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Sunday, November 28, 2021

Breast cancer awareness campaign marches well past $100,000 finish line

The American Cancer Society reached its goal of $100K in donations for breast cancer with a march Saturday

<p>Jennifer McKathan (left), American Cancer Society health systems manager, embraces Pam Clevenger (right) after she receives a breast cancer survivor sash at the Making Strides Against Breast Cancer event in Celebration Pointe on Saturday, Oct. 23, 2021. Clevenger, survivor for 12 years, is also a UF Health cancer patient navigator. 
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Jennifer McKathan (left), American Cancer Society health systems manager, embraces Pam Clevenger (right) after she receives a breast cancer survivor sash at the Making Strides Against Breast Cancer event in Celebration Pointe on Saturday, Oct. 23, 2021. Clevenger, survivor for 12 years, is also a UF Health cancer patient navigator.

About 1,700 people gathered to march around Celebration Pointe and raise money for victims of breast cancer Saturday morning.

The event, Making Strides Against Breast Cancer of Gainesville, was hosted by the American Cancer Society to clinch a $100,000 donation goal as part of a campaign that kicked off in August. It soon turned into a victory march.

Participants had the choice to walk or run a 1K or a 5K. The march started at 9 a.m., but the ACS had already reached its goal hours earlier. 

“When I went to bed last night at 11 o’clock, we were $2,000 away from the goal,” said Kyle Stone, the ACS Senior Manager of Community Development. “When I woke up this morning at 4 a.m., we were $1,000 over goal. So we’re doing really well.” 

ACS will use the donations for cancer research and to provide free lodging and rides to treatment for people with breast cancer, Stone said. 

Jennifer McKathan, the ACS Cancer Control Strategic Partnership Manager, said it will also fund a reach-to-recovery program, a phone app that connects breast cancer patients to survivors. 

“They’re able to understand them better,” McKathan said. “What they’re going through, their journey, their difficulties, the side effects, mentally what goes through your mind when someone tells you you have cancer.”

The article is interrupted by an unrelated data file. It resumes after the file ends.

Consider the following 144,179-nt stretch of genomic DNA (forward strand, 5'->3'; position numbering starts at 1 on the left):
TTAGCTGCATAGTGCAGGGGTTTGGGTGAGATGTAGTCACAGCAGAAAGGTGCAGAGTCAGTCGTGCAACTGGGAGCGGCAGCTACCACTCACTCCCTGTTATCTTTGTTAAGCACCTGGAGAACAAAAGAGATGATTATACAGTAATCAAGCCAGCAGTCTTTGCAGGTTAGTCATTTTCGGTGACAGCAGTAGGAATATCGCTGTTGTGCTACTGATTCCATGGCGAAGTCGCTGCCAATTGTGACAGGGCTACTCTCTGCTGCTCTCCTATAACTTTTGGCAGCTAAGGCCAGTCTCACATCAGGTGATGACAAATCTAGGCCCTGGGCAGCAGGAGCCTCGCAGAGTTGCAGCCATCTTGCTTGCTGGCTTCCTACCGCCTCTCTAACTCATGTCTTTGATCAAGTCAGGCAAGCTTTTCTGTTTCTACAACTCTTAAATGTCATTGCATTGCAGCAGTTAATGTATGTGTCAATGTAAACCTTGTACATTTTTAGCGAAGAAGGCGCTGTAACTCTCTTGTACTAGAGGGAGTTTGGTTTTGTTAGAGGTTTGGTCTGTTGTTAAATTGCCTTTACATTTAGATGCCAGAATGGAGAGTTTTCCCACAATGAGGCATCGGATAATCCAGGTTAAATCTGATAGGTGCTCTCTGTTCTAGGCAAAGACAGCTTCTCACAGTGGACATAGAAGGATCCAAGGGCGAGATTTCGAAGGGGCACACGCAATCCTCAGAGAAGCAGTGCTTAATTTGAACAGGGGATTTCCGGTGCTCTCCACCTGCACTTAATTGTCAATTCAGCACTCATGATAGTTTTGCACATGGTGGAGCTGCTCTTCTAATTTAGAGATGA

The World Health Organization recognizes breast cancer as the most common form of cancer worldwide. Despite its widespread impacts, survivors of breast cancer cheered, laughed and smiled as music boomed around the event’s plaza, which was decorated with pink tents, pink balloons and a big, pink blow-up couch that was at least 10 feet tall. 

ACS also offered pom-poms, photo opportunities and pink hair dye to attendees. Cheerleading teams from Eastside High School, Buchholz High School, Gainesville High School and Westwood Middle School all attended the event, with some dancing in the center of the plaza. 

The main sponsors, UF Health and the North Florida Regional Medical Center, both had surgeons at the event. 

“I look forward to it every year,” said Lisa Spiguel, a breast surgeon at UF Health. “It’s just such an awesome opportunity for the community to come together and really support an awesome cause.” 

She also explained women need to start screening for breast cancer once they’re 40 years old. Some are at a higher risk than others and may need to get screened sooner, Spiguel added. 

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Sean Benoit is the chief medical officer at North Florida Regional Medical Center, an ambassador for Real Men Wear Pink and a trained surgeon. He further reinforced the seriousness of breast cancer. 

“We’re still trying to figure out all the reasons why it occurs,” Benoit said. “It can be deadly if left untreated.”

More than 280,000 people will be diagnosed with the disease in this year alone, Benoit added. 

Many people at the event have felt the ramifications of breast cancer, either personally or through family members and friends. 

Madeline Torres, 58, came from Ocala and attended the event with her son Brendan and her husband Eddie, who was holding a “Team Maddie” sign. She credited them for getting her through intensive treatment. 

“Six years cancer free,” Torres said. “My cousin did this beautiful sign. Greatest family support. And after eight rounds of chemo, double mastectomies, 83 rounds of radiation, and I’m still standing tall.”

Other people at the march lost loved ones to the disease. 

Cassandra Davis, 67, said she lost her mother to breast cancer roughly 20 years ago and now attends the Making Strides event every year. 

“I was glad to see all these people that are still able to walk and enjoy and survive,” Davis said after finishing the march. “Nice crowd. Good atmosphere. Lots of good volunteers.”

Stone praised the new event chair, Fitz Koehler, for this year’s increased enthusiasm. A race announcer and breast cancer survivor, Koehler roared with encouragement as people crossed the finish line. Throughout the event, she announced how long survivors have been free of cancer. 

“It’s meaningful. This is the victory lap,” Koehler said. “Today is a celebration of life and a celebration of the good things to come.”

Zachary Carnell is a contributing writer for The Alligator.




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